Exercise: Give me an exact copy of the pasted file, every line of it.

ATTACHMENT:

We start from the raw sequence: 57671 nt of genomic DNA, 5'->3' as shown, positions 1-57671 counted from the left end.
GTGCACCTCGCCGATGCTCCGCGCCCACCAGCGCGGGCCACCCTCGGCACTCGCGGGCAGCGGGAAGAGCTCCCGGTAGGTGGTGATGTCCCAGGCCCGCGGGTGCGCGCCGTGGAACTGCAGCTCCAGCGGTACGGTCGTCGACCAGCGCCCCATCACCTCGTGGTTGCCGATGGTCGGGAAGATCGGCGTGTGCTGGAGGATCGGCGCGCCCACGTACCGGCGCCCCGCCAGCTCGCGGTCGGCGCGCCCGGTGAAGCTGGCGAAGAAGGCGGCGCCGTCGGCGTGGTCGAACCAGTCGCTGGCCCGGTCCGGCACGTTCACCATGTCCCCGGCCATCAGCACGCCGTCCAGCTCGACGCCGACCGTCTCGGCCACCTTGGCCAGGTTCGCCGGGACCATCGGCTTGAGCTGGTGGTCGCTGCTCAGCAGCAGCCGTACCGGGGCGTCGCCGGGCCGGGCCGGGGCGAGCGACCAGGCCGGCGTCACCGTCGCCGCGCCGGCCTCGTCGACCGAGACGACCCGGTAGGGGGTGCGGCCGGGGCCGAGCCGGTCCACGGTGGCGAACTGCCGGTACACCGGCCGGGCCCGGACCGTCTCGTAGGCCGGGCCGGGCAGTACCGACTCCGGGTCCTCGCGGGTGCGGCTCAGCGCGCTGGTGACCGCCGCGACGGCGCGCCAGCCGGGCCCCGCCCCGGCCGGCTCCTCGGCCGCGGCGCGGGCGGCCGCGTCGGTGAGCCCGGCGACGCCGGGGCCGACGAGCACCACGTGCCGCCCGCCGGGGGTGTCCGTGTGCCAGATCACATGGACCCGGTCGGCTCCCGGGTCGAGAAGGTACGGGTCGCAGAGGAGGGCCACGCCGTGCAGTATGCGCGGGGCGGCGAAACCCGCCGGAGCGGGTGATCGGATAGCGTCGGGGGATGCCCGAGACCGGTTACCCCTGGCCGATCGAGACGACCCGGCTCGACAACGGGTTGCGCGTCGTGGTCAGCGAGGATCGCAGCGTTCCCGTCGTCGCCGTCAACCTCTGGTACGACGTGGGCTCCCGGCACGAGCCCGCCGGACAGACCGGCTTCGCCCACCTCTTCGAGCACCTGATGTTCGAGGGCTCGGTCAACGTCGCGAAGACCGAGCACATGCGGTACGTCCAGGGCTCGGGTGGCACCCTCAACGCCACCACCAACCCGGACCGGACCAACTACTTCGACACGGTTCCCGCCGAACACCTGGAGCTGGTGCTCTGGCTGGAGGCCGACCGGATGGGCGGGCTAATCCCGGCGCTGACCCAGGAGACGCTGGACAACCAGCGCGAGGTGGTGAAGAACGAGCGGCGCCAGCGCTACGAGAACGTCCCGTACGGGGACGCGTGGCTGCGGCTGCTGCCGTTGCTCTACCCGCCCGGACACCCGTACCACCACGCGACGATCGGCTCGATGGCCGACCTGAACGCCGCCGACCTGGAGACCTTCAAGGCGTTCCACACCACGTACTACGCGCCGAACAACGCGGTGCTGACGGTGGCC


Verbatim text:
We start from the raw sequence: 57671 nt of genomic DNA, 5'->3' as shown, positions 1-57671 counted from the left end.
GTGCACCTCGCCGATGCTCCGCGCCCACCAGCGCGGGCCACCCTCGGCACTCGCGGGCAGCGGGAAGAGCTCCCGGTAGGTGGTGATGTCCCAGGCCCGCGGGTGCGCGCCGTGGAACTGCAGCTCCAGCGGTACGGTCGTCGACCAGCGCCCCATCACCTCGTGGTTGCCGATGGTCGGGAAGATCGGCGTGTGCTGGAGGATCGGCGCGCCCACGTACCGGCGCCCCGCCAGCTCGCGGTCGGCGCGCCCGGTGAAGCTGGCGAAGAAGGCGGCGCCGTCGGCGTGGTCGAACCAGTCGCTGGCCCGGTCCGGCACGTTCACCATGTCCCCGGCCATCAGCACGCCGTCCAGCTCGACGCCGACCGTCTCGGCCACCTTGGCCAGGTTCGCCGGGACCATCGGCTTGAGCTGGTGGTCGCTGCTCAGCAGCAGCCGTACCGGGGCGTCGCCGGGCCGGGCCGGGGCGAGCGACCAGGCCGGCGTCACCGTCGCCGCGCCGGCCTCGTCGACCGAGACGACCCGGTAGGGGGTGCGGCCGGGGCCGAGCCGGTCCACGGTGGCGAACTGCCGGTACACCGGCCGGGCCCGGACCGTCTCGTAGGCCGGGCCGGGCAGTACCGACTCCGGGTCCTCGCGGGTGCGGCTCAGCGCGCTGGTGACCGCCGCGACGGCGCGCCAGCCGGGCCCCGCCCCGGCCGGCTCCTCGGCCGCGGCGCGGGCGGCCGCGTCGGTGAGCCCGGCGACGCCGGGGCCGACGAGCACCACGTGCCGCCCGCCGGGGGTGTCCGTGTGCCAGATCACATGGACCCGGTCGGCTCCCGGGTCGAGAAGGTACGGGTCGCAGAGGAGGGCCACGCCGTGCAGTATGCGCGGGGCGGCGAAACCCGCCGGAGCGGGTGATCGGATAGCGTCGGGGGATGCCCGAGACCGGTTACCCCTGGCCGATCGAGACGACCCGGCTCGACAACGGGTTGCGCGTCGTGGTCAGCGAGGATCGCAGCGTTCCCGTCGTCGCCGTCAACCTCTGGTACGACGTGGGCTCCCGGCACGAGCCCGCCGGACAGACCGGCTTCGCCCACCTCTTCGAGCACCTGATGTTCGAGGGCTCGGTCAACGTCGCGAAGACCGAGCACATGCGGTACGTCCAGGGCTCGGGTGGCACCCTCAACGCCACCACCAACCCGGACCGGACCAACTACTTCGACACGGTTCCCGCCGAACACCTGGAGCTGGTGCTCTGGCTGGAGGCCGACCGGATGGGCGGGCTAATCCCGGCGCTGACCCAGGAGACGCTGGACAACCAGCGCGAGGTGGTGAAGAACGAGCGGCGCCAGCGCTACGAGAACGTCCCGTACGGGGACGCGTGGCTGCGGCTGCTGCCGTTGCTCTACCCGCCCGGACACCCGTACCACCACGCGACGATCGGCTCGATGGCCGACCTGAACGCCGCCGACCTGGAGACCTTCAAGGCGTTCCACACCACGTACTACGCGCCGAACAACGCGGTGCTGACGGTGGCC